As adults, they maintain the rotation tradition. This means that the gift opening can go on for an extended period of time. Books make up most of each person's wish list and, since their interests are very similar, each book as opened has to be passed around so that another rotation is created: who gets to read it after the recipient. That in turn leads to negotiations about how long each person can hang on to the book before it is passed on. Gift opening is a long process, each one complementing the others on their superb taste.

    This is also the year of the non-exciting but very welcome gift cards for necessities.

    Today is a day for battening down the hatchets (a word introduced when the middle one was about five and misheard hatches). Starting some time this afternoon, into tomorrow evening, we are expecting 18- 20 inches of snow. The wind speed will be high enough, that combined with the duration of the storm and the amount of snow, this storm will be an official blizzard.

    So, we, and just about everyone else on the eastern seaboard, are getting in some extra milk and bread and gas for the snow blower. Since I already have enough food in the house to feed an army for a week, the overall storm prep is less frenetic.

    Since schools are closed for the week, the state and city governments are less pressed and can focus on the roads.

    I have a bigger stack of books than I can realistically expect to finish in a month so I am already.

  4. Hi, Jeffrey, and thanks for the laugh. We also learned envy, when a brother got something we wanted. And that's served me well throughout my adult life.

    Everett, I'm not going to touch that "women's and children's" thing except to note that the majority of shoppers who buy their presents after 7:30 on Christmas Eve are overwhelmingly male, or so it says in one of those "studies" people are always commissioning. I actually love giving presents, but my wife, who's Chinese, had virtually no Christmas tradition in her own family and the presents thing makes her nervous. If she thinks I need anything in, say, August, she goes out and gets it for me, and that's that. So I've stopped the big Christmas deal and we just spend the day alone and largely in silence, and dedicate it to focusing on our trillions of blessings.

    Beth, I'm perfectly willing to believe that your family observed Christmas in a more civilized and less MEEEEEE MEEEEEEE fashion than mine did. You're the kind of person whose kids are most likely to appreciate that the meaning of the holiday isn't hidden somewhere under the gift wrap. Good luck in the snow, and isn't it great to have a big TBR pile? As I grow, ahem, older, I find that three things make me feel rich: A whopping balance of unused frequent flyer miles; a huge pile of good firewood; and enough unread books to get me through a year in the belly of the whale.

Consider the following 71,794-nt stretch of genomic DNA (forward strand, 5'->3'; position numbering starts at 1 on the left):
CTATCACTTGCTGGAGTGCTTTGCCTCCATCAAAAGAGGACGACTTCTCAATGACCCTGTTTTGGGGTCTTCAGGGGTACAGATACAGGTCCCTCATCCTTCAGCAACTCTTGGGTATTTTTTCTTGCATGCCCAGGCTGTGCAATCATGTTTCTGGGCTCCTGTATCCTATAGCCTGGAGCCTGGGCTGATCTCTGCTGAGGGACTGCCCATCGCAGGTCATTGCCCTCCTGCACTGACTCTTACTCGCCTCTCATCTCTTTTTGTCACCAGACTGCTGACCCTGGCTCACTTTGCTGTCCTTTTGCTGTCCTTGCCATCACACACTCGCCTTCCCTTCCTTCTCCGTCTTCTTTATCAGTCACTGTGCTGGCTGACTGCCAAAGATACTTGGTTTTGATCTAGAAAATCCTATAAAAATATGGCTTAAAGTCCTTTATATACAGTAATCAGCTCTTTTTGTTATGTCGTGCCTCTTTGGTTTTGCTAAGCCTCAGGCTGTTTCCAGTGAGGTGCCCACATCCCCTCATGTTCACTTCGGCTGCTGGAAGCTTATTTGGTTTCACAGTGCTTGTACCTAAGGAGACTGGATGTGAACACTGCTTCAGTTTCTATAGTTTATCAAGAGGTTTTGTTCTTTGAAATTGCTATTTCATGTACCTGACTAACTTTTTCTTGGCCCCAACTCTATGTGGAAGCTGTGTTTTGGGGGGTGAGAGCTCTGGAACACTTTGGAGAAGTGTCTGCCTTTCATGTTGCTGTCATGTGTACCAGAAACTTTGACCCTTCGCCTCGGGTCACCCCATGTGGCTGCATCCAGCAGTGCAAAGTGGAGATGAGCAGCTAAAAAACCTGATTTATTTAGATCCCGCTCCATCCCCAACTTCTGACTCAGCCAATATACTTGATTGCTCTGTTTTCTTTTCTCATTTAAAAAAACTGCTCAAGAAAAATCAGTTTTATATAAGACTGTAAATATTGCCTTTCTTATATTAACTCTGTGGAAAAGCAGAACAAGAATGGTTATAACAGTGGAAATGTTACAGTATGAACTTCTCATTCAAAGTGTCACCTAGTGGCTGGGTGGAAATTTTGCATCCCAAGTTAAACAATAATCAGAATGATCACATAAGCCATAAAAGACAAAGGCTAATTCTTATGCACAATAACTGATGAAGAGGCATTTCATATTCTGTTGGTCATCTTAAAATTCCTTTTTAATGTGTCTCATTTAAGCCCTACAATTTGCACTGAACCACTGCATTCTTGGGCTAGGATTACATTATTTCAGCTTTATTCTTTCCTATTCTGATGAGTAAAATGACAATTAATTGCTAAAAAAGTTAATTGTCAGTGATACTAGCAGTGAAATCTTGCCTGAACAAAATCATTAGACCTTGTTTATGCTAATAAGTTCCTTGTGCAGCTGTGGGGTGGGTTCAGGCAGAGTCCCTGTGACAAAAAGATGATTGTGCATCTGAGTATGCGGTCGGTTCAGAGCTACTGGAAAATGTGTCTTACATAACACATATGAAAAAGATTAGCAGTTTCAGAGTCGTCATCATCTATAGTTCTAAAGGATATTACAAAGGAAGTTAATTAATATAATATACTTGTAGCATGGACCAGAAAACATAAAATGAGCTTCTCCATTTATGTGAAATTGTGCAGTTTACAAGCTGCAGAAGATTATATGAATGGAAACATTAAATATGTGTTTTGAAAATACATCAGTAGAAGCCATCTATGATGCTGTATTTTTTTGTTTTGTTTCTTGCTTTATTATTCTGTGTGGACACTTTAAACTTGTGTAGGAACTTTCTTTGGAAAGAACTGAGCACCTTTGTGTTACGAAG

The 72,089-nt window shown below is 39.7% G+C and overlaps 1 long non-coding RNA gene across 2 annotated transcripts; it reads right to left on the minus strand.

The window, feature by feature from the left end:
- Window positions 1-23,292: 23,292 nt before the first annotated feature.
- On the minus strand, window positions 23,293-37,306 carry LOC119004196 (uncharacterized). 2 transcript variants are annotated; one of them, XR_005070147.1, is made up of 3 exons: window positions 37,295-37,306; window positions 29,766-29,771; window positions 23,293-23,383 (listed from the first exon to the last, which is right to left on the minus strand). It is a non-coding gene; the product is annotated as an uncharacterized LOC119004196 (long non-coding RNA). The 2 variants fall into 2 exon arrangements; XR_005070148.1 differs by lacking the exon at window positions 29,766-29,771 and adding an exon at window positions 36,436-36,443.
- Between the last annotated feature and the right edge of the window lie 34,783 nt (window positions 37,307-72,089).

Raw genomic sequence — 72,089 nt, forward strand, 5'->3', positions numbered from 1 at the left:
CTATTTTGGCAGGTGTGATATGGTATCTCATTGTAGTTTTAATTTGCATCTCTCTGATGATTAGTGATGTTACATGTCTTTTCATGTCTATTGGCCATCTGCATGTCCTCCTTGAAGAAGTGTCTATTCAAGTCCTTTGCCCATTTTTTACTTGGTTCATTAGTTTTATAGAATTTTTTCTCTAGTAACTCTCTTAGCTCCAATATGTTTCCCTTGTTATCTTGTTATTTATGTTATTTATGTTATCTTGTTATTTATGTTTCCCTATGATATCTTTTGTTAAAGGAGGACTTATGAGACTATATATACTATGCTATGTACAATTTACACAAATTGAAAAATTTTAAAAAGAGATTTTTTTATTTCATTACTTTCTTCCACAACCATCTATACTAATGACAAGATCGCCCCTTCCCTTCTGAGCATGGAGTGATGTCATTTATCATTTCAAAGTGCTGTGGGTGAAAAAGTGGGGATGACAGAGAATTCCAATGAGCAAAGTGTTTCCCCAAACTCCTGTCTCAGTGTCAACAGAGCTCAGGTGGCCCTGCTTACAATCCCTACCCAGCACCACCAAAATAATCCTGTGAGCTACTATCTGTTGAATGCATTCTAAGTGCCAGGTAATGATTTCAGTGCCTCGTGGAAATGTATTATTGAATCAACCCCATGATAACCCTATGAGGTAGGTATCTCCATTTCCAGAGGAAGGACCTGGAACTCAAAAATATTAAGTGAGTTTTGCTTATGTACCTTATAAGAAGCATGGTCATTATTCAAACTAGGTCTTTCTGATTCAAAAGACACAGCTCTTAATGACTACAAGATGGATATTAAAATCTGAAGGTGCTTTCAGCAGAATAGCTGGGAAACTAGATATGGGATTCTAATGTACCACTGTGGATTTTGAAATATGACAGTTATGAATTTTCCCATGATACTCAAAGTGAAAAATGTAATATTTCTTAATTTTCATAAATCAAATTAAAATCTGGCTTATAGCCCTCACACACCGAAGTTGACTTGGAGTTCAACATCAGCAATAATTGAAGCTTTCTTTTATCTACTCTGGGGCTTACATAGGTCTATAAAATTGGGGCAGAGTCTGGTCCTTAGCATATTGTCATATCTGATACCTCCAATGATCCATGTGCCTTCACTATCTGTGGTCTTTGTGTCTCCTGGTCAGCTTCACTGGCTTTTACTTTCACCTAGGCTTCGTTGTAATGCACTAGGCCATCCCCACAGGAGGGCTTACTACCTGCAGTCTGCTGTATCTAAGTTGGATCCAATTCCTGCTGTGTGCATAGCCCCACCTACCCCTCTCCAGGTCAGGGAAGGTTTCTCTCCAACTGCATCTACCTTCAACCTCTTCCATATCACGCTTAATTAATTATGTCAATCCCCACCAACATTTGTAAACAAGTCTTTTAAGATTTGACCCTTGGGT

5. Keep in mind, Tim, that the kid patrol is led by a very bossy older sister who decided she was in charge of her siblings since the parents are old and a bit out of touch. Before the younger two were old enough to read, she had the distribution of gifts under control. She hasn't allowed anyone to deviate from the path.

    We live in an area where there are, unfortunately, many who are without most of the things people take for granted. We have a very large homeless shelter that was started in the basement of what was the school. Before it opened it was too small. Over the years it has moved to ever larger quarters and it has become an interfaith shelter, all the churches and synagogues in the area, not just the city I live in, in take responsibility for making sure it is available for those who need it. Over the years, it has had to move to bigger quarters because the need keeps growing. Christmas Eve and Christmas Day all responsibilities for the running of the shelter and the meals are taken by the Jewish organizations and individual volunteers, leaving the Christians free to be with their families.

    All the religious and civic organizations also take responsibility for providing dinner for guests at another shelter that buses people in from Boston. High school students are among the volunteers that keep it open.

    From kindergarten through high school, every school and every religious education program sponsors clothing drives, supports food pantries, organizes older kids as volunteers at the shelters and makes sure kids who have know how lucky they are to be able to help other kids who don't. Kids like getting presents; they love giving them.

    If we were rich we wouldn't live here and my kids would have been the losers for not having been able to give, knowing that so much of it was staying in the community. Children have to learn at home but it has to be fostered by the community and it has to be seen with reference to the community. There but for the grace of God go I doesn't have much impact if it isn't seen in context.